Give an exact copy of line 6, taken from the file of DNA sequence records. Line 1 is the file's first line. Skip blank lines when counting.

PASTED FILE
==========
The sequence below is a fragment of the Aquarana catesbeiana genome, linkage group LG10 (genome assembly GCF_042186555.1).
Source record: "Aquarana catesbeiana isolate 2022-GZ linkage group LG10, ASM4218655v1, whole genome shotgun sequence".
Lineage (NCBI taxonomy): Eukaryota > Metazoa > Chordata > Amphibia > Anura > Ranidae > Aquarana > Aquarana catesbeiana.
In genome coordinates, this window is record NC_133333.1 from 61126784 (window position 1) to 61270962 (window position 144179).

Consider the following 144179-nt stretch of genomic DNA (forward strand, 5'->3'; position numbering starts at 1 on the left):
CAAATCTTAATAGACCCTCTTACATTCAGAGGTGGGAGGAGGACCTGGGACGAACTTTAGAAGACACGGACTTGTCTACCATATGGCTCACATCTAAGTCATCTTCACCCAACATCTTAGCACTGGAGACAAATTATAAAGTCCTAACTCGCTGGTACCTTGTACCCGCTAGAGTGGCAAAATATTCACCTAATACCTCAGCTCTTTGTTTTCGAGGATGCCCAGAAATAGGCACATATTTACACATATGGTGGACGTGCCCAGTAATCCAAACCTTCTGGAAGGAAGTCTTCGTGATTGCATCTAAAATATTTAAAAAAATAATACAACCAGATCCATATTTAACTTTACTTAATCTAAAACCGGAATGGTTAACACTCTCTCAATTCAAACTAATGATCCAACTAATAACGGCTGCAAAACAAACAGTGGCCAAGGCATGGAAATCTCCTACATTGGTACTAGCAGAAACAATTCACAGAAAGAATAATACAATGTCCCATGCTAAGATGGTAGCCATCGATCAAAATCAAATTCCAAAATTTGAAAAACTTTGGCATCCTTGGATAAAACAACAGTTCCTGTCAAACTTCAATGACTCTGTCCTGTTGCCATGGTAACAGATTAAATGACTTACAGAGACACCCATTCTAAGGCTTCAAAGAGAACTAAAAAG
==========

CAAATCTTAATAGACCCTCTTACATTCAGAGGTGGGAGGAGGACCTGGGACGAACTTTAGAAGACACGGACTTGTCTACCATATGGCTCACATCTAAGTCATCTTCACCCAACATCTTAGCACTGGAGACAAATTATAAAGTCCTAACTCGCTGGTACCTTGTACCCGCTAGAGTGGCAAAATATTCACCTAATACCTCAGCTCTTTGTTTTCGAGGATGCCCAGAAATAGGCACATATTTACACATATGGTGGACGTGCCCAGTAATCCAAACCTTCTGGAAGGAAGTCTTCGTGATTGCATCTAAAATATTTAAAAAAATAATACAACCAGATCCATATTTAACTTTACTTAATCTAAAACCGGAATGGTTAACACTCTCTCAATTCAAACTAATGATCCAACTAATAACGGCTGCAAAACAAACAGTGGCCAAGGCATGGAAATCTCCTACATTGGTACTAGCAGAAACAATTCACAGAAAGAATAATACAATGTCCCATGCTAAGATGGTAGCCATCGATCAAAATCAAATTCCAAAATTTGAAAAACTTTGGCATCCTTGGATAAAACAACAGTTCCTGTCAAACTTCAATGACTCTGTCCTGTTGCCATGGTAACAGATTAAATGACTTACAGAGACACCCATTCTAAGGCTTCAAAGAGAACTAAAAAG